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Josh Reviews The Americans Season Four

While there are many shows that take a while to find themselves, The Americans was strong right out of the gate.  I was hooked very quickly in the first season, and the show has continued to develop and deepen.  The recently concluded fourth season was superb, very possibly the show’s strongest season ever!  (It’s hard to say for sure, because in this era of Peak TV — a term popularized by Hitfix’s amazing television critic Alan Sepinwall — there is so much great TV out there that it is incredibly rare that I have a chance to watch anything twice.  This makes it a lot harder for me to compare and contrast different seasons of shows, because without having an opportunity to re-watch things, it’s harder to remember the specific details of individual episodes or seasons.  Ahh, the curse of too much great TV!)

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For those of you looking to be kept completely spoiler-free, let me just say that this was a terrific season of a terrific show.  If you’re looking for a new dramatic series to watch, I highly recommend The Americans.  For everyone who is looking to dive into my analysis of The Americans season four: onward!

Last year’s terrific third season of The Americans focused on Paige and the question of when/how Philip and Elizabeth would reveal the truth to her about their identities, and if/when they did, whether they would permit the Centre to begin to develop her as an agent.  I expected that story — and the repercussions of the season three cliffhanger in which Paige spilled the beans to Pastor Tim — to be the main driving story-line of season four.  And so I was surprised — though very pleasantly so! — that, instead, the first half of season four focused on the endgame of Philip’s long relationship with Martha.

Back in season one, the Philip/Martha story-line was my least favorite aspect of the show, mainly because I felt it stretched the boundaries of my plausible belief in the show beyond what I was comfortable with.  I just didn’t understand why Philip and Elizabeth’s kids didn’t question why their dad didn’t come home for multiple nights every week.  As the show developed, and in particular as I was won over by Alison Wright’s tremendous work as poor Martha, I engaged more fully with this story and with Martha’s plight.  Back in season one, I had expected Martha to get killed off or written off fairly quickly, because how long could this story possibly sustain?  But by now, I had been lulled into believing that this status quo would continue until the show’s end.  That, plus the season three Pastor Tim cliffhanger (which made him the main focus of my worry), allowed me to be completely taken by surprise by the first half of season four.  Bravo to showrunners Joe Weisberg and Joel Fields for being able to so totally surprise me as a viewer.  While I noted above that I was uncertain as to whether this was the show’s best season ever, I can say without question that the first half of season four, right up until the time jump, was my favorite run of episodes the show had ever done.  The show has never been more thrilling and intense.  I have to particularly praise Ms. Wright’s work as Martha, which was wrenching and emotionally affecting as Martha saw the noose closing in around her neck.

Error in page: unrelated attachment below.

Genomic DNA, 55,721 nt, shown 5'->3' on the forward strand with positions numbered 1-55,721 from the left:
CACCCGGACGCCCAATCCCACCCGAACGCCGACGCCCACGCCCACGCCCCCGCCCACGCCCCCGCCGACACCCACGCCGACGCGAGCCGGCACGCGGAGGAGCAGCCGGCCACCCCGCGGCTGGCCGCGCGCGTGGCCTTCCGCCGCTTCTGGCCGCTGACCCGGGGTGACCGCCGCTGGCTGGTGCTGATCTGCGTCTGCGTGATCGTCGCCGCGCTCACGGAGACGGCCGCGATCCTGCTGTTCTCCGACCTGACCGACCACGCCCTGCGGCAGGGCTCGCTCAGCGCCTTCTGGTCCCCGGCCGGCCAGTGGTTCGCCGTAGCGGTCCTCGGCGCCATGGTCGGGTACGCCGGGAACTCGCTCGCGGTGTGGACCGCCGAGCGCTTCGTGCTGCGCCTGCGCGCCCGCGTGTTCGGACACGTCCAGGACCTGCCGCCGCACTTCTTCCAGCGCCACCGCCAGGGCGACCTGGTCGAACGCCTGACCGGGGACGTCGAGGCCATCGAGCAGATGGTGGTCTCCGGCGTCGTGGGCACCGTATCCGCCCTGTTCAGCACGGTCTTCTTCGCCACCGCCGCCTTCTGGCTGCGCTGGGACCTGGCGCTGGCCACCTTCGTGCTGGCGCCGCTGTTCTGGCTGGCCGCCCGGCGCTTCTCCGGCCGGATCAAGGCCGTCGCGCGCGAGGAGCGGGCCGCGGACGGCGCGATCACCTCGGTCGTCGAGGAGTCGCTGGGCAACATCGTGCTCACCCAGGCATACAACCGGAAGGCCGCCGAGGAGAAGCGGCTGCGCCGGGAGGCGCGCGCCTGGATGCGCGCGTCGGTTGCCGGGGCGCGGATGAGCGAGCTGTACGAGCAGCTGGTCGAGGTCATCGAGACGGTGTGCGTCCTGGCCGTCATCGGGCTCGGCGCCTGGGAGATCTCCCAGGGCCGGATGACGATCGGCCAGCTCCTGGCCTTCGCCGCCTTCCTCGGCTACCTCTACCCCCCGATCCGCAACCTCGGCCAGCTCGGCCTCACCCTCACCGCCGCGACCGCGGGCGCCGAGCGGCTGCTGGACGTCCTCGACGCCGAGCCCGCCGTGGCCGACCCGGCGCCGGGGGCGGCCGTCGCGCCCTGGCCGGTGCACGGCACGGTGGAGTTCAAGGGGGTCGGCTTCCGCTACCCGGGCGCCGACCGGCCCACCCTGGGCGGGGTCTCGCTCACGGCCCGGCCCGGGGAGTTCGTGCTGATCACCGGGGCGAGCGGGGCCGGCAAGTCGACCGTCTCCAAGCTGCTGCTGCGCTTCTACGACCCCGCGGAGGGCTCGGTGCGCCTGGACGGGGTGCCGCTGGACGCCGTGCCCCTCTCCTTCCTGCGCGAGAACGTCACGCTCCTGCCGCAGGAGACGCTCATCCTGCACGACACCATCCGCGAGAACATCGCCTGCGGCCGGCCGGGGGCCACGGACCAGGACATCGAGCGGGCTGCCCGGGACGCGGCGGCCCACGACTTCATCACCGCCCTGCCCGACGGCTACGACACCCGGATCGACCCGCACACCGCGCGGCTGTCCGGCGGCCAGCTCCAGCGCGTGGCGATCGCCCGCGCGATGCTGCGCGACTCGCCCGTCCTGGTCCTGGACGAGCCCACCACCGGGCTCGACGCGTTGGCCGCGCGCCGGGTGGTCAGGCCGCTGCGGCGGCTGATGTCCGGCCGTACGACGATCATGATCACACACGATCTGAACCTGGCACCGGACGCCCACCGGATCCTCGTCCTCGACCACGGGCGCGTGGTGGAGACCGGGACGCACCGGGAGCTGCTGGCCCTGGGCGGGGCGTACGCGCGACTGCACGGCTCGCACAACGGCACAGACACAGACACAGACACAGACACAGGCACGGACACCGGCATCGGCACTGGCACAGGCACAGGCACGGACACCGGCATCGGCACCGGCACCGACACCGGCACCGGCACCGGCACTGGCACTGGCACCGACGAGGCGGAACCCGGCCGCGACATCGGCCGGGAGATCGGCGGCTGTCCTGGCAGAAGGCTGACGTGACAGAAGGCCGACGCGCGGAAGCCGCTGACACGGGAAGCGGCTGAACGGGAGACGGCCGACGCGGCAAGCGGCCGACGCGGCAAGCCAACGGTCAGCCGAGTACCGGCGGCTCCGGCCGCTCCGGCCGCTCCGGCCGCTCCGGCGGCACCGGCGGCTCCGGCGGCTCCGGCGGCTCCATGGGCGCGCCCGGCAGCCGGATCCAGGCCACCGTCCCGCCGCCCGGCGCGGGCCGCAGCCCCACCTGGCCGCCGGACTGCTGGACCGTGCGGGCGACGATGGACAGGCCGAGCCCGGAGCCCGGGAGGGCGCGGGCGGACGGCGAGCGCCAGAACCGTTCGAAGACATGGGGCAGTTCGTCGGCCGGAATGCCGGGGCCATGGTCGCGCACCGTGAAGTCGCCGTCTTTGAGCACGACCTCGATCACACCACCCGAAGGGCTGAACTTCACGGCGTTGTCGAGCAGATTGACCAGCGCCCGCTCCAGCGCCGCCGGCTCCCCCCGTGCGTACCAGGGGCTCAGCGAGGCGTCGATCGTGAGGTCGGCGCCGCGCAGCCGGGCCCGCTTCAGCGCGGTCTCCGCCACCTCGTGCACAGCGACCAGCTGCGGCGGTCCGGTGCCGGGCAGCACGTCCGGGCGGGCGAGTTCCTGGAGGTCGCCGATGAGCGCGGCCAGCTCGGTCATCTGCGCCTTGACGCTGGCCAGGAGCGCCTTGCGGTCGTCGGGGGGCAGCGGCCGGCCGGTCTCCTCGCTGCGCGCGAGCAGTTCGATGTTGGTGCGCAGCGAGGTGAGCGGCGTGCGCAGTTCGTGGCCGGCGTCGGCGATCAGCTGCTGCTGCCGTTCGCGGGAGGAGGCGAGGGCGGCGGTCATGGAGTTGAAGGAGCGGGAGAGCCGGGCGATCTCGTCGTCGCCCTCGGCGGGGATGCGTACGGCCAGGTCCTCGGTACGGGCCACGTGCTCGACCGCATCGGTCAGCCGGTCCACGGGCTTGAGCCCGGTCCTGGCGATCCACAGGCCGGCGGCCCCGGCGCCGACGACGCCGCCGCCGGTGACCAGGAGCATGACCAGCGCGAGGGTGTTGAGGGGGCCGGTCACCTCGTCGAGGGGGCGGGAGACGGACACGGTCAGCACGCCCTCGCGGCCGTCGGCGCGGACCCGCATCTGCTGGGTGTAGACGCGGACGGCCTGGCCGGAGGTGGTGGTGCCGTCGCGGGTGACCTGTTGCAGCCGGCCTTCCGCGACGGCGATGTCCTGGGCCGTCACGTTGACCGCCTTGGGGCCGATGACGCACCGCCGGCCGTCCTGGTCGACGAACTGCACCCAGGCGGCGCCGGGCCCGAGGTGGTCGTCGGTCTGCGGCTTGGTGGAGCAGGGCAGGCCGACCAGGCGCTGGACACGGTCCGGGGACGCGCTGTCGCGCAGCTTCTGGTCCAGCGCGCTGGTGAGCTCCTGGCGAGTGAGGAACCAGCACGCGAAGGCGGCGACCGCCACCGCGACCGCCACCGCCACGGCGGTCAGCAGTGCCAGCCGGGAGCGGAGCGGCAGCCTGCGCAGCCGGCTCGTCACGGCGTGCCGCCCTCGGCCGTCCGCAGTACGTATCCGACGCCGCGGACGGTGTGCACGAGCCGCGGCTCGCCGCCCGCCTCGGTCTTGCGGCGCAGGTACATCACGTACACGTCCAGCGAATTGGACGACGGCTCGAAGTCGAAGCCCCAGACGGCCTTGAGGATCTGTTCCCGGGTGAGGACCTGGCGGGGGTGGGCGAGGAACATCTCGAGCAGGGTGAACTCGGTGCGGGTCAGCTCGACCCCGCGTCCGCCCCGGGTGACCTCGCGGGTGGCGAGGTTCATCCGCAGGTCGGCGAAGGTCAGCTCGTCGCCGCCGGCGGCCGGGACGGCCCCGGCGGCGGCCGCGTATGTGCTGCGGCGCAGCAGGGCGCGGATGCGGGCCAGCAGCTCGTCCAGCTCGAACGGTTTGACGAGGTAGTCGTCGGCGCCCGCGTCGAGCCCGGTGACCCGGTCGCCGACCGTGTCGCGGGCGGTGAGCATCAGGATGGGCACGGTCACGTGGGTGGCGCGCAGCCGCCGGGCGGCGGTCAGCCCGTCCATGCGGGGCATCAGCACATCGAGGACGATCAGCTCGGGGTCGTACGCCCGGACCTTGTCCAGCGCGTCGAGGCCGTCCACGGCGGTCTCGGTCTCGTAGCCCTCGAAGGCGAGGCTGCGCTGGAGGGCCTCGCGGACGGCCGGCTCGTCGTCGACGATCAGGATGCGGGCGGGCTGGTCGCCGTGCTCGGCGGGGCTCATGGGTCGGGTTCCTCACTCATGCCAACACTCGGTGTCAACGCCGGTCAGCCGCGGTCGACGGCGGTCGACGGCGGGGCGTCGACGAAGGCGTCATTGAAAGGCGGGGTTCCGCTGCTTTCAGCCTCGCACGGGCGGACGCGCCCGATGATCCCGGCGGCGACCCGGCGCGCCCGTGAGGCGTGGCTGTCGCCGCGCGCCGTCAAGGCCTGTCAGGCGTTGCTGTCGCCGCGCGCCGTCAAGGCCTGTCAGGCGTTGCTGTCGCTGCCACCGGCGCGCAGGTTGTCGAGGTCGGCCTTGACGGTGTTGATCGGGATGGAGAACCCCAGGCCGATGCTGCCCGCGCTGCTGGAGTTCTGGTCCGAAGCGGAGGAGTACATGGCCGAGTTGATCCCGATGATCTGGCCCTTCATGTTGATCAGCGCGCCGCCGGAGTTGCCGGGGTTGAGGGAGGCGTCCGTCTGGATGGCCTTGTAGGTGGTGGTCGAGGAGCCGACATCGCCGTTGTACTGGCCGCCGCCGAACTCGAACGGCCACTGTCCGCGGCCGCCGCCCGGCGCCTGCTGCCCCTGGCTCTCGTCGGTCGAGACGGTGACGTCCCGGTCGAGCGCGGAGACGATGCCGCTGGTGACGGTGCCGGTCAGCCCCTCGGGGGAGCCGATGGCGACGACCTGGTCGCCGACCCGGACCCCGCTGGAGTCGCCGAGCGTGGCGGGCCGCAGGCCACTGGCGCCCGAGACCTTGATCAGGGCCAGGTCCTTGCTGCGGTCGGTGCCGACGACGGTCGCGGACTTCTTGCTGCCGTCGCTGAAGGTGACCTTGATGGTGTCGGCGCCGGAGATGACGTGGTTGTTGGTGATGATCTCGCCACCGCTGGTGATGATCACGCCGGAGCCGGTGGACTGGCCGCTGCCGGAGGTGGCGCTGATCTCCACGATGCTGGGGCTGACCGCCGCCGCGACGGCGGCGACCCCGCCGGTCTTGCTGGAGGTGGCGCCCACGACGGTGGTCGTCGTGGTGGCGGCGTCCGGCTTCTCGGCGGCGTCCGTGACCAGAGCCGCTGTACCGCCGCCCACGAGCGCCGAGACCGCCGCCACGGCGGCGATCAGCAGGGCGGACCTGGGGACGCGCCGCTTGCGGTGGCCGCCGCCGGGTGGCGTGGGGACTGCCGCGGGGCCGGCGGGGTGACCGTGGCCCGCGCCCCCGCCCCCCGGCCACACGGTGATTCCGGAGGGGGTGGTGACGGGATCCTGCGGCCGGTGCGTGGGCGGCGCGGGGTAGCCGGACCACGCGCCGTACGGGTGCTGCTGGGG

Midway through this fourth season it was announced that The Americans would have two additional seasons before ending.  That’s still a lot of TV real-estate, but there was a definite feeling in season four that we had entered the home-stretch of the show.  Throughout the season, it felt as if the screws were being turned on all the characters in the show, as everyone was backed into more and more of a corner.  This made for riveting television.

The show was shockingly ruthless with its characters in season four, as many central characters had their stories abruptly ended this year.  Just as I had not expected Martha to make it out of season one, so too had I believed that Nina would be a goner by the end of that first season.  But Annet Mahendru was so good, and so integral a part of that first season, that I was thrilled that they were able to keep her around, and I was impressed that they were able to find a way to do so without feeling like her character was trapped forever in an implausible status quo (a sin that many TV shows commit with their characters).  And so I had stopped worrying about Nina, which of course is why this season’s shocking developments were so powerful.  I couldn’t believe it when her story came to an end in that lonely hallway.  (But how great was her scene two episodes earlier, in “Pastor Tim,” in which she was asked why she’d done what she’d done, and she said simply: “I am not who I was.”  What an arc this character went through.  Tremendous writing and a stellar performance by Ms. Mahendru.)

The Americans is a show that has never pulled its punches, and it makes sense that, as the show enters its final years, that it would have to bid farewell to some of its characters.  This dramatically increases the tension, as this is a show on which no one is safe.  I love it for that.  (My goodness, I would never in a million years have predicted that Pastor Tim would be alive at the end of the season, but Nina and Gaad would not be!!)

One of the great contradictions inherent in this show is that we are asked to, if not root for, then at least to invest in, two characters who are, from an American point of view, the bad guys.  The Americans has always dared us to confront the reality of Philip and Elizabeth’s often unpalatable actions.  But I have never come as close to rejecting the characters entirely as I did late this season with Elizabeth’s despicable actions towards Young-Hee and her husband Don. Those scenes towards the end of the season were wrenching, which I guess means the show was successful in creating an emotional response in its audience, though on the other hand I think they might have made a slight tonal miscalculation with that twist, in that I found it to be so actively unpleasant to watch that, for the first time in a long while, I found myself not very eager to watch the next episode of the show.

Other thoughts about season four: